His origins are become remote as is his destiny and not again in all the world’s turning will there be terrains so wild and barbarous to try whether the stuff of creation may be shaped to man’s will or whether his own heart is not another kind of clay. The passengers are a diffident lot. They cage their eyes and no man asks another what it is that brings him here. He sleeps on the deck, a pilgrim among others. He watches the dim shore rise and fall. Gray seabirds gawking. Flights of pelicans coastwise above the gray swells.

They disembark aboard a lighter, settlers with their chattels, all studying the low coastline, the thin bight of sand and scrub pine swimming in the haze.

He walks through the narrow streets of the port. The air smells of salt and newsawn lumber. At night whores call to him from the dark like souls in want. A week and he is on the move again, a few dollars in his purse that he’s earned, walking the sand roads of the southern night alone, his hands balled in the cotton pockets of his cheap coat. Earthen causeways across the marshland. Egrets in their rookeries white as candles among the moss. The wind has a raw edge to it and leaves lope by the roadside and skelter on in the night fields. He moves north through small settlements and farms, working for day wages and found. He sees a parricide hanged in a crossroads hamlet and the man’s friends run forward and pull his legs and he hangs dead from his rope while urine darkens his trousers.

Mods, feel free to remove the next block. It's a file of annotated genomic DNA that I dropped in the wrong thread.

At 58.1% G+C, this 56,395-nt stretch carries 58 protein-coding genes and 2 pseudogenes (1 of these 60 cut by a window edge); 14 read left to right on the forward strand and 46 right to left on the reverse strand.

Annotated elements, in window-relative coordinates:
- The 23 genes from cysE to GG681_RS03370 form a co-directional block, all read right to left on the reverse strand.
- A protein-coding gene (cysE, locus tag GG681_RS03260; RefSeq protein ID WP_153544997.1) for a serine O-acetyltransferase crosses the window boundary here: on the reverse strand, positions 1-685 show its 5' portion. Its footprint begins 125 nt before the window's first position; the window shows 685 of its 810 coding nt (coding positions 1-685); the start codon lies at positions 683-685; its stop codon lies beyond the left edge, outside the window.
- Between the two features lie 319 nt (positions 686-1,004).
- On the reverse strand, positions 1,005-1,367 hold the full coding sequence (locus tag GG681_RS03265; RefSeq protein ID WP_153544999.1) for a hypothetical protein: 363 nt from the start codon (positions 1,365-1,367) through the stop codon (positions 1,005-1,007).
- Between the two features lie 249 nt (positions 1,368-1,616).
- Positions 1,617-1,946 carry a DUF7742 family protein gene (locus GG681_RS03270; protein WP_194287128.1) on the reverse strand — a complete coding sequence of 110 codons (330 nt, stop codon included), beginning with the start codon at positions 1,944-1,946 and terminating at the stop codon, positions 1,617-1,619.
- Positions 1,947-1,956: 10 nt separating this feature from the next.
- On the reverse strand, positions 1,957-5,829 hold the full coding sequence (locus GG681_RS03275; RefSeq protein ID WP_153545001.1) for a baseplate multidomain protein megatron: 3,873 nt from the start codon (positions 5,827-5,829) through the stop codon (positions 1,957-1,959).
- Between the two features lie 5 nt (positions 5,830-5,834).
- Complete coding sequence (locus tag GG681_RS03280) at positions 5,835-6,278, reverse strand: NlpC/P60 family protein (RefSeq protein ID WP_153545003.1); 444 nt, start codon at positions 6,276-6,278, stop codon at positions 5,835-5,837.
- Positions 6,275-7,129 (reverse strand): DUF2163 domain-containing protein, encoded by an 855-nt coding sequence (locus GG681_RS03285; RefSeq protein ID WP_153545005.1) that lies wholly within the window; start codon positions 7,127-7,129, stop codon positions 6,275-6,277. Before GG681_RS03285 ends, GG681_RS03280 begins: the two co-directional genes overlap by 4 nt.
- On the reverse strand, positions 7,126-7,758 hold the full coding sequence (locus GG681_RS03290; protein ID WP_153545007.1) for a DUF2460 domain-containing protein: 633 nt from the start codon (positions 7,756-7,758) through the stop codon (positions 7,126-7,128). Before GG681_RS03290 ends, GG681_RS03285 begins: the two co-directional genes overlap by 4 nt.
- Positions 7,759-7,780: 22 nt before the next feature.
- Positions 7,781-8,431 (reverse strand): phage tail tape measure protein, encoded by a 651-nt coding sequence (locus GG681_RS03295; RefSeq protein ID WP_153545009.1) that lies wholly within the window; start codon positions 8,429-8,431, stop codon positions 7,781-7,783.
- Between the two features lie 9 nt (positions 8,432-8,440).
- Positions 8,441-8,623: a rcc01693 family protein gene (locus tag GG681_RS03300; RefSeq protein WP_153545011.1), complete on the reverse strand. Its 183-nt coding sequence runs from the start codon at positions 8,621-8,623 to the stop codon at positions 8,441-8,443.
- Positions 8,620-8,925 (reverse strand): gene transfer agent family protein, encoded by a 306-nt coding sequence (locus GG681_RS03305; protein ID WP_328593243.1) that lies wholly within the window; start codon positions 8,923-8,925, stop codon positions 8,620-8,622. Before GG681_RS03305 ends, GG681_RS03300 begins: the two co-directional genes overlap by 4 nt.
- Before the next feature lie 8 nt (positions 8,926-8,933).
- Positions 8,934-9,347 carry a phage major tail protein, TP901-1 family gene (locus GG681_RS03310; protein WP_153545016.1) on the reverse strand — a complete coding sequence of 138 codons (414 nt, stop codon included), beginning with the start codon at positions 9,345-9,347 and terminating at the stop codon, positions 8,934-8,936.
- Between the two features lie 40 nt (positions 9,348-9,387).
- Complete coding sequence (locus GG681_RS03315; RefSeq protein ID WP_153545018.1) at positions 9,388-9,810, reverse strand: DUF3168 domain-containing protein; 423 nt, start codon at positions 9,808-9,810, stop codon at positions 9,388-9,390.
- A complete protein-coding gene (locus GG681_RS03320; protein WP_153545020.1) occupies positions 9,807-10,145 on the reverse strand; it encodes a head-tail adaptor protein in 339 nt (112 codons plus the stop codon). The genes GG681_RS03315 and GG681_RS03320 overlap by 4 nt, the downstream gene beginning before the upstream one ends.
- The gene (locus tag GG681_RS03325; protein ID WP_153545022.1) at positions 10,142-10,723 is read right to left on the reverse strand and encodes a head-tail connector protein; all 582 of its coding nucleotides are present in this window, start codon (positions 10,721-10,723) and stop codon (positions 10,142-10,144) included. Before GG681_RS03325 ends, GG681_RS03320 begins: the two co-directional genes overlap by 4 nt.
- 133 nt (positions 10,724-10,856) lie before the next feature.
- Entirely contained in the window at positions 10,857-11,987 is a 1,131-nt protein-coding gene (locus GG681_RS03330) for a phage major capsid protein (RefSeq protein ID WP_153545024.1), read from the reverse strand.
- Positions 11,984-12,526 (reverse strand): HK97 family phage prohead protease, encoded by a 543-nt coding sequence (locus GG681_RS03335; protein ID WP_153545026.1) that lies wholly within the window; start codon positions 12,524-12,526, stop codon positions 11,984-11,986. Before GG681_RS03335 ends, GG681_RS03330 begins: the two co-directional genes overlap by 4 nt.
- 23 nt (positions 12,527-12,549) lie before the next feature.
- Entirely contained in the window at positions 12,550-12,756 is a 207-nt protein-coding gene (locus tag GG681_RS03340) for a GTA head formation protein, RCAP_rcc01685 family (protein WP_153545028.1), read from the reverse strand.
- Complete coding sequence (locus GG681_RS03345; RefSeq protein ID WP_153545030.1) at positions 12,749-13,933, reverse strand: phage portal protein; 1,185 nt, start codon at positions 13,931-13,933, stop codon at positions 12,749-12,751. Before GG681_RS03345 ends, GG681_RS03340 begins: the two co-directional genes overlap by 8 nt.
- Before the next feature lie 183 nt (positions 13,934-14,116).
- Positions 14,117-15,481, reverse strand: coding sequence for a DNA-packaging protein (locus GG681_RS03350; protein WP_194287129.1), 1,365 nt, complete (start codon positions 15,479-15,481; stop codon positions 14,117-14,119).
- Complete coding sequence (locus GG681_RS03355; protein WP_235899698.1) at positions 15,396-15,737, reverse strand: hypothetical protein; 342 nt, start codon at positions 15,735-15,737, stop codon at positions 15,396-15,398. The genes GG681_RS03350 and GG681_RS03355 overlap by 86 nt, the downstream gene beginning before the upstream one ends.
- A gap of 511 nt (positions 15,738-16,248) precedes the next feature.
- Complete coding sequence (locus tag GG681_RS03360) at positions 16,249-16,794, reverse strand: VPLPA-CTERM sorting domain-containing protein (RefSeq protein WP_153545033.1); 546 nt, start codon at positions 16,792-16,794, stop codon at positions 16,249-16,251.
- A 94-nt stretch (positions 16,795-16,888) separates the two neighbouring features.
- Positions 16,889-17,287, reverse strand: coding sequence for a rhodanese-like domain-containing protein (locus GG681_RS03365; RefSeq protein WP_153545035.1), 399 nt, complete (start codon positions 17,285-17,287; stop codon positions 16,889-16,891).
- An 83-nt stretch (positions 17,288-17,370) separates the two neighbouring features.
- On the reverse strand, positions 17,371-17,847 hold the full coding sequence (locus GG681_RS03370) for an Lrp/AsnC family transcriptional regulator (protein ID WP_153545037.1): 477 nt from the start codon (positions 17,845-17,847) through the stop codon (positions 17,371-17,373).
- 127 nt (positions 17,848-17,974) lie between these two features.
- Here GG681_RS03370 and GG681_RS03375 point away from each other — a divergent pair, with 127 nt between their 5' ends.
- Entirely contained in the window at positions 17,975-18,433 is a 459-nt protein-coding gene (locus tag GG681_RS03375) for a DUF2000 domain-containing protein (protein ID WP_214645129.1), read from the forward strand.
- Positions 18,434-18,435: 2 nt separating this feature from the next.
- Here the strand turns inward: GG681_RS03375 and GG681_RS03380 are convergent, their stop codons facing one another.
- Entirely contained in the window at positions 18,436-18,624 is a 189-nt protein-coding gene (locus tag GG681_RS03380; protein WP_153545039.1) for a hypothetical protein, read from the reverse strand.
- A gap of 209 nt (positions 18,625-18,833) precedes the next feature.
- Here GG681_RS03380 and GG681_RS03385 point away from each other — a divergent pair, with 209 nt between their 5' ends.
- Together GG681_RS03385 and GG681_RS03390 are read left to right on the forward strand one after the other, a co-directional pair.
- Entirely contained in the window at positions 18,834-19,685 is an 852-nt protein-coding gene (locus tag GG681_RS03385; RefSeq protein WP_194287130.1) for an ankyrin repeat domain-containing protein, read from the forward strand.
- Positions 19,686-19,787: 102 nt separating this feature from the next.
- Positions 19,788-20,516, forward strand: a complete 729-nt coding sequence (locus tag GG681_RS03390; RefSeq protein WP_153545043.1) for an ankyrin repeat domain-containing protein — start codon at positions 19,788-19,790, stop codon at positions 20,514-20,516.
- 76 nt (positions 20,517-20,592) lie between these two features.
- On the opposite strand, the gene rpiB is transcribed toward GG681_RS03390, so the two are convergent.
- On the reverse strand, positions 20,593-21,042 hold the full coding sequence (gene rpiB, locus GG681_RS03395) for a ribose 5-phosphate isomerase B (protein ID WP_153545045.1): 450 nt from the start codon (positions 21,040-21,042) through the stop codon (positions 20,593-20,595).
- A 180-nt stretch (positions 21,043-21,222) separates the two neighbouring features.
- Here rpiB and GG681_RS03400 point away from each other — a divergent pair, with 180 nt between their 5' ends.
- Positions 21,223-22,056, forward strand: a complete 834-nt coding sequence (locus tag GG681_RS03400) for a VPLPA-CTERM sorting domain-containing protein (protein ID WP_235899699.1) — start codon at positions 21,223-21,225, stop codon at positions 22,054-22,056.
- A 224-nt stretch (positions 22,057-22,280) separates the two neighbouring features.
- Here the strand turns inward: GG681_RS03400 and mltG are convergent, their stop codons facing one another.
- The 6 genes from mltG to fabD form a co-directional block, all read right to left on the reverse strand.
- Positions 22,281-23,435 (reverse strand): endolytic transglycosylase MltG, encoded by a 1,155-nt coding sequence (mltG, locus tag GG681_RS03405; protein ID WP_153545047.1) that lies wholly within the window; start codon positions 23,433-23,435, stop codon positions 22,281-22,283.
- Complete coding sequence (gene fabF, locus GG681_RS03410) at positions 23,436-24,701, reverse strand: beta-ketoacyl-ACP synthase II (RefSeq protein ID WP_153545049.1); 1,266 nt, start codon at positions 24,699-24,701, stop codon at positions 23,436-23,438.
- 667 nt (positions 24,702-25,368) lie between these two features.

He works in a sawmill, he works in a diphtheria pesthouse. He takes as pay from a farmer an aged mule and aback this animal in the spring of the year eighteen and forty-nine he rides up through the latterday republic of Fredonia into the town of Nacogdoches.